In 2008, Warnock, a committed advocate of euthanasia, caused controversy with an opinion that people with dementia should be allowed to elect to die if they felt they were "a burden to their family or the state".[8][9]

Aged 90, Lady Warnock took part enthusiastically in a review of her public life as documented by BBC Sound Archives (12 July 2014).[10]


Warnock is President of Listening Books, a charity providing audiobooks for anyone who struggles to read due to an illness, disability, learning difficulty or mental health issue.[11] She is also President of the Governing Council of The Active Training and Education Trust a.k.a. ATE Superweeks, which is a not-for-profit educational trust and charity.[citation needed]

Appointments and honours[edit]

In the 1984 New Year Honours she was appointed a Dame Commander of the Order of the British Empire (DBE).[12]

Warnock was created a life peer on 6 February 1985, taking the title Baroness Warnock, of Weeke, in the City of Winchester. She sat in the House of Lords as a crossbencher until her retirement from the House on 1 June 2015.[13]

In 1987, Warnock was awarded an honorary D.Litt. degree by the University of Bath.[14]

Warnock was elected an honorary Fellow of the British Academy (FBA) in 2000[15] and a Honorary Fellow of the Academy of Medical Sciences (FMedSci) in 2011.[16]

Warnock was appointed a member of the Order of the Companions of Honour (CH) in the 2017 New Year Honours for services to charity and to children with special education needs.[17]

Personal life[edit]

Warnock married Geoffrey Warnock, later vice-chancellor of Oxford University, in 1949. They had two sons and three daughters.[18][19]


As chairwoman of committees of inquiry:

As author:

  • Ethics since 1900 (Oxford University Press, 1960); ISBN 0-9753662-2-X
  • The Philosophy of Sartre (Hutchinson University Press, 1965)
  • Existentialist ethics, London, New York 1967
  • Existentialism (Oxford Paperbacks, 1970); ISBN 0-19-888052-9
  • Imagination (1976)
  • Schools of Thought (Faber and Faber, 1977); ISBN 0-571-11161-0
  • Memory (1987)
  • Imagination and Time (Blackwell Publishers, 1994); ISBN 0-631-19019-8
  • Women Philosophers, London, J. M. Dent 1996
  • Mary Warnock: A Memoir – People and Places (Duckworth, 2001); ISBN 0-7156-2955-7, ISBN 0-7156-3141-1
  • Making Babies: Is There a Right To Have Children? (2001)
  • The Intelligent Person's Guide to Ethics (1998)
  • Nature and Mortality: Recollections of a Philosopher in Public Life (2004); ISBN 0-8264-7323-7
  • An Intelligent Person's Guide to Ethics (Duckworth, 2004); ISBN 0-7156-3320-1
  • Easeful Death, with Elisabeth MacDonald (OUP, 2008)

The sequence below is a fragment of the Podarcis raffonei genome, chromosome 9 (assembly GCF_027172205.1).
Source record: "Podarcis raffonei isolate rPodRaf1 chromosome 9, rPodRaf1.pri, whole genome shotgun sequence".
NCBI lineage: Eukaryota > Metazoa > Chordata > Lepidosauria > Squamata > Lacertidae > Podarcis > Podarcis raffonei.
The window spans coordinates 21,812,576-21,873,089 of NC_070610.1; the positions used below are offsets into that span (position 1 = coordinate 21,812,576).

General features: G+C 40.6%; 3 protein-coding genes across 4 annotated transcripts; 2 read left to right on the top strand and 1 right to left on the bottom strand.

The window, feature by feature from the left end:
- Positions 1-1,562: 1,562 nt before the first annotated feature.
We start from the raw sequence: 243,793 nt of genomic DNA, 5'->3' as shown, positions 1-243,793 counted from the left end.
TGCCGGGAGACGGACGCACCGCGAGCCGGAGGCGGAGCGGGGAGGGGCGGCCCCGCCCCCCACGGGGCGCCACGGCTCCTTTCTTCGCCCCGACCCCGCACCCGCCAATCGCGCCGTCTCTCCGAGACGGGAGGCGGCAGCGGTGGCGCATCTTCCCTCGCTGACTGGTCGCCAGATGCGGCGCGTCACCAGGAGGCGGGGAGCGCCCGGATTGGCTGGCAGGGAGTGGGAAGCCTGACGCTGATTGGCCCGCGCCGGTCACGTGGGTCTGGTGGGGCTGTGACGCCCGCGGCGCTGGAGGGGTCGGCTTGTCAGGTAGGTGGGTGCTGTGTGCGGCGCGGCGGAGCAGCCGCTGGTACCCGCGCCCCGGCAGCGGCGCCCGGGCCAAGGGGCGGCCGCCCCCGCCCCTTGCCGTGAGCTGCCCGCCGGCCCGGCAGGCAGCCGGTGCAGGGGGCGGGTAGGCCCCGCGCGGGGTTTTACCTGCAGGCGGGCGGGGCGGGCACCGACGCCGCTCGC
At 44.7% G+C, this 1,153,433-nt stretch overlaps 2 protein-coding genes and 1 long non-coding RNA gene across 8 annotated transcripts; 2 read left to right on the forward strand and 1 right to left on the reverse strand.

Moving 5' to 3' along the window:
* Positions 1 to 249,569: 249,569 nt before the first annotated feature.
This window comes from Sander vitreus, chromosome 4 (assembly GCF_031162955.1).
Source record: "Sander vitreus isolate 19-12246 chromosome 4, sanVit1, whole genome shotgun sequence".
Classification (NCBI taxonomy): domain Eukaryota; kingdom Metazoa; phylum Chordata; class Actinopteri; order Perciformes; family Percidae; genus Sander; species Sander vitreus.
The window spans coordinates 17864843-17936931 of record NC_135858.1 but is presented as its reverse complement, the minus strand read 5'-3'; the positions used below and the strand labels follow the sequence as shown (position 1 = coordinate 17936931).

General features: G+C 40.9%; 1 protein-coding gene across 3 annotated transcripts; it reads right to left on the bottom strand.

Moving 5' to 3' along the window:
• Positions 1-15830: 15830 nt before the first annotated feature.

• Dishonest to God: On Keeping Religion Out of Politics (Continuum, 2010); ISBN 978-1-4411-2712-9
  • Critical Reflections on Ownership (Edward Elgar, 2015); ISBN 978-1-78195-547-5

See also[edit]


  1. ^ a b c d e f Brown, Andrew (19 July 2003). "The practical philosopher". The Guardian. Retrieved 11 October 2011.
  2. ^ a b c "The House I Grew up In featuring Mary Warnock". The House I Grew Up In. 2008-09-17. BBC. BBC Radio 4.
  3. ^ "Girton College, Past Mistresses". Girton College, Cambridge. Retrieved 5 July 2015.
  4. ^ Honderich, Ted (1995). The Oxford Companion to Philosophy (1. publ. ed.). Oxford: Oxford University Press. p. 907. ISBN 0-19-866132-0.
  5. ^ "Patrons". Iris website. Archived from the original on 4 October 2011. Retrieved 11 October 2011.
  6. ^ a b c "Baroness Warnock". UK Parliament website. Archived from the original on 12 October 2011. Retrieved 13 October 2011.
  7. ^ Warnock, Mary (17 September 2010). "The cynical betrayal of my special needs children". The Telegraph. Retrieved 13 October 2011.
  8. ^ Beckford, Martin (19 September 2008). "Baroness Warnock: Dementia sufferers may have a 'duty to die'". Telegraph. Retrieved 3 February 2009.
  9. ^ "Dementia patients' 'right-to-die'". BBC News. Retrieved 3 September 2009.
  10. ^ "BBC Radio 4 – Meeting Myself Coming Back, Series 6, Mary Warnock". 2014-07-12. Retrieved 2017-01-02.
  11. ^ "Listening Books – UK audiobook charity | Our people". Retrieved 2017-08-21.
  12. ^ "No. 49583". The London Gazette (Supplement). 31 December 1983. p. 8.
  13. ^ "Retired members of the House of Lords – UK Parliament". Retrieved 2017-01-02.
  14. ^ "Honorary Graduates 1989 to present". University of Bath. Retrieved 18 February 2012.
  15. ^ Honorary Fellows Archived 29 June 2015 at the Wayback Machine. – website of the British Academy
  16. ^ Fellow Baroness Mary Warnock FMedSci – website of the Academy of Medical Sciences
  17. ^ "No. 61803". The London Gazette (1st supplement). 31 December 2016. p. N27.
  18. ^ "Belief transcript: Mary Warnock interview". Wayback Machine. Archived from the original on 6 February 2007.
  19. ^ "House of Lords". TheyWorkForYou. 25 July 2013. Retrieved 3 August 2013.
  20. ^ "Digitisation activities". Archived from the original on 29 September 2007. Retrieved 12 August 2011.

External links[edit]

Academic offices
Preceded by
Brenda Ryman
Mistress of Girton College, Cambridge
Succeeded by
Juliet J. D'Auvergne Campbell